Landscape views have long been used to decorate cups, saucers, plates, bowls and jugs. Some have been scenes from the artist's imagination; others have been views of real places. Examples on display at National Museum Cardiff include views of Dolgellau and of the Vale of Neath on Nantgarw porcelain and a painting of Castel Gandolfo in Rome on an early 19th-century dish made at the Imperial Porcelain Factory in St Petersburg, Russia.
The porcelain painter usually worked from an engraving, but they could also work from memory or from an image that no longer survived, making the decorated piece itself a valuable and precise record of somewhere that might otherwise be forgotten.
Pen-Y-Rhos Farmyard, Nantgarw
One such important piece in Amgueddfa Cymru's collection is a large porcelain bowl. On the front of the bowl is an oval framed image of a house and barns flanked by trees, with a hill behind. This is inscribed 'Pen-y-Rhos'. On the back of the bowl is an image of a farmyard with cattle and poultry in the foreground.
Although the bowl doesn't have any identification marks, the paste, the heavy potting and the decoration are all characteristic of Nantgarw. Other evidence includes a fragment from an identical bowl, which was found at the site of the Nantgarw factory. The painter was probably Thomas Pardoe who worked at Nantgarw from 1821 until his death in 1823.
Pen-y-Rhos is a farm one mile from Nantgarw, on the outskirts of Caerphilly. In the early 19th century it was the home of Edward Edmunds. In 1814 he sublet the factory site, a cottage and land next to the Glamorganshire Canal to William Billingsley and Samuel Walker. In 1820 he sublet it again, this time to William Weston Young.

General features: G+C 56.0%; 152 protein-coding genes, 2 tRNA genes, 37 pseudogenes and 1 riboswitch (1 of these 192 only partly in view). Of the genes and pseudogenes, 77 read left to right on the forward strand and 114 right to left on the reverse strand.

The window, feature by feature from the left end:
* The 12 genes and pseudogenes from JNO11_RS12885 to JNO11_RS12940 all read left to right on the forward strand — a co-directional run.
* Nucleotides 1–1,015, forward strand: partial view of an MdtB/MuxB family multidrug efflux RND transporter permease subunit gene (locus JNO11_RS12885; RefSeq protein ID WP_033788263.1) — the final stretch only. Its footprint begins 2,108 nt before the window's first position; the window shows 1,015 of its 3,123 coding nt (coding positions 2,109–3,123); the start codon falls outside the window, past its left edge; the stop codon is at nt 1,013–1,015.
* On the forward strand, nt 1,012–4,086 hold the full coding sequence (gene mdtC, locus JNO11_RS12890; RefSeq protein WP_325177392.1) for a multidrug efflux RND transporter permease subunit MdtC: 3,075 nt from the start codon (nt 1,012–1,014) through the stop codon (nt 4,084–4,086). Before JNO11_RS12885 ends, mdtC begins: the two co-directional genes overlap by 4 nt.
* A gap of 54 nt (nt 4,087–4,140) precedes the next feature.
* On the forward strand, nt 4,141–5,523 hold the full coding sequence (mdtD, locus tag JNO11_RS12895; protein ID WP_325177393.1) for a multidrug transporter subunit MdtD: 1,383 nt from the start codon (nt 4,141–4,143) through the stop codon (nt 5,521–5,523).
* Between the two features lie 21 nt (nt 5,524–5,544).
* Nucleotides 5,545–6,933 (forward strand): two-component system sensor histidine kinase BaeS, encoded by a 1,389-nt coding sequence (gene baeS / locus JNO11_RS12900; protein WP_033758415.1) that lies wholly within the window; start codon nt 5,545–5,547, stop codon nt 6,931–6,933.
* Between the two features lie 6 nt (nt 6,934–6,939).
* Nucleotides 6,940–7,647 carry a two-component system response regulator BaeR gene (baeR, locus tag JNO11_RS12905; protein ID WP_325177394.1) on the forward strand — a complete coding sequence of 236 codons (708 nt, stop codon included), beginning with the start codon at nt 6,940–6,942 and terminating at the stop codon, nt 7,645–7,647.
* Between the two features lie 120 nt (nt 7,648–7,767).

Three complete sets of dishes were thought to have been made at the factory for Edmunds and his family. None of these sets survive complete but they are thought to date from Billingsley's ownership of the pottery in 1817–19.
The Pen-y-Rhos bowl was not part of these sets but is of a later date. It may have been a gift from Young or Pardoe to Edmunds.
So as well as being a key documentary piece of Nantgarw porcelain, the bowl bears a rare view of a Glamorgan farmhouse in the 1820s.
Pentwyn Ironworks, south Wales valleys
If the Pen-y-Rhos bowl reveals a forgotten agricultural view, then this two-handled Staffordshire bone china bowl or cup reveals a forgotten industrial landscape. Dating from around 1835, this piece is decorated on the front with a view of Pentwyn Ironworks within a gilt frame. On the back is the name I Hunt Esq. ('Esq.', short for 'Esquire', was sometimes used in place of 'Mr').
The Pentwyn Ironworks were on the western edge of Abersychan, three miles from Pontypool in the south Wales valleys. The ironworks were established in 1825 and consisted of three blast furnaces built by the Hunt family. By 1839 the works were the property of the Pentwyn Company, but it is not known whether the Hunt family was still involved.
Before 1848 the Pentwyn Company passed to the firm of Williams & Co. and all the buildings were subsequently demolished. The image on this piece, which must have been commissioned for or by one of the Hunt family, is the only known view of this industrial site at that time.